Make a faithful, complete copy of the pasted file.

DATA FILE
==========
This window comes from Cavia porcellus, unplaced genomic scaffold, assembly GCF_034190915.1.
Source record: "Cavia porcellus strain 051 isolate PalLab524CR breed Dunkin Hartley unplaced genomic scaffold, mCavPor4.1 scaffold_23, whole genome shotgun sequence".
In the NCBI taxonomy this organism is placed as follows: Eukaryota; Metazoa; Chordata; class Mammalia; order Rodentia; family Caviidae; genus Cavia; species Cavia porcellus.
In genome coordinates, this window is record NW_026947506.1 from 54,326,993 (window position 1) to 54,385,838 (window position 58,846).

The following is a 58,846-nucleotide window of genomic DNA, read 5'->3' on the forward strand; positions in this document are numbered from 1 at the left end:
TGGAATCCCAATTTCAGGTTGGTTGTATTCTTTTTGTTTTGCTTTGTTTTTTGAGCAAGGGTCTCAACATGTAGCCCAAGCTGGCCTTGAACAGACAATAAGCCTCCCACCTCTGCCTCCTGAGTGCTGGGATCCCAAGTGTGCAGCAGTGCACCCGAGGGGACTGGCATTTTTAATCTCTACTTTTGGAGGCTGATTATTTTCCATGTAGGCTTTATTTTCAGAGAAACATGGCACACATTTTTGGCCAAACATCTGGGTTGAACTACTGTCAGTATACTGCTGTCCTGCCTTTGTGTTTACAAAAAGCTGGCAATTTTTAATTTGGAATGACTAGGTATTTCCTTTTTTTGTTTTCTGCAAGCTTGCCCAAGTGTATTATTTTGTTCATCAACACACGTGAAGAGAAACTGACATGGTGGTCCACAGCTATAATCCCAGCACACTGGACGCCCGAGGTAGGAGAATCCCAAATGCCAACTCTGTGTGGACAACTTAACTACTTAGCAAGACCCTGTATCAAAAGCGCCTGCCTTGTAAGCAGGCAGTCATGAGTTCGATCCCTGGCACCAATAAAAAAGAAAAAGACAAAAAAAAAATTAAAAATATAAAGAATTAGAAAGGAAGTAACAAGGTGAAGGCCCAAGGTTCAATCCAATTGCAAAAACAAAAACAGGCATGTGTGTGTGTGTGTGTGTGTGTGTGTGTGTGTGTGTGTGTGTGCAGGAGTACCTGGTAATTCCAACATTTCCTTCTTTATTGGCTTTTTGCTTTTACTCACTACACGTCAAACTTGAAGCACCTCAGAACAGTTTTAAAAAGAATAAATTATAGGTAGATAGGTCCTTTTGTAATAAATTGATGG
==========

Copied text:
This window comes from Cavia porcellus, unplaced genomic scaffold, assembly GCF_034190915.1.
Source record: "Cavia porcellus strain 051 isolate PalLab524CR breed Dunkin Hartley unplaced genomic scaffold, mCavPor4.1 scaffold_23, whole genome shotgun sequence".
In the NCBI taxonomy this organism is placed as follows: Eukaryota; Metazoa; Chordata; class Mammalia; order Rodentia; family Caviidae; genus Cavia; species Cavia porcellus.
In genome coordinates, this window is record NW_026947506.1 from 54,326,993 (window position 1) to 54,385,838 (window position 58,846).

The following is a 58,846-nucleotide window of genomic DNA, read 5'->3' on the forward strand; positions in this document are numbered from 1 at the left end:
TGGAATCCCAATTTCAGGTTGGTTGTATTCTTTTTGTTTTGCTTTGTTTTTTGAGCAAGGGTCTCAACATGTAGCCCAAGCTGGCCTTGAACAGACAATAAGCCTCCCACCTCTGCCTCCTGAGTGCTGGGATCCCAAGTGTGCAGCAGTGCACCCGAGGGGACTGGCATTTTTAATCTCTACTTTTGGAGGCTGATTATTTTCCATGTAGGCTTTATTTTCAGAGAAACATGGCACACATTTTTGGCCAAACATCTGGGTTGAACTACTGTCAGTATACTGCTGTCCTGCCTTTGTGTTTACAAAAAGCTGGCAATTTTTAATTTGGAATGACTAGGTATTTCCTTTTTTTGTTTTCTGCAAGCTTGCCCAAGTGTATTATTTTGTTCATCAACACACGTGAAGAGAAACTGACATGGTGGTCCACAGCTATAATCCCAGCACACTGGACGCCCGAGGTAGGAGAATCCCAAATGCCAACTCTGTGTGGACAACTTAACTACTTAGCAAGACCCTGTATCAAAAGCGCCTGCCTTGTAAGCAGGCAGTCATGAGTTCGATCCCTGGCACCAATAAAAAAGAAAAAGACAAAAAAAAAATTAAAAATATAAAGAATTAGAAAGGAAGTAACAAGGTGAAGGCCCAAGGTTCAATCCAATTGCAAAAACAAAAACAGGCATGTGTGTGTGTGTGTGTGTGTGTGTGTGTGTGTGTGTGTGTGTGCAGGAGTACCTGGTAATTCCAACATTTCCTTCTTTATTGGCTTTTTGCTTTTACTCACTACACGTCAAACTTGAAGCACCTCAGAACAGTTTTAAAAAGAATAAATTATAGGTAGATAGGTCCTTTTGTAATAAATTGATGG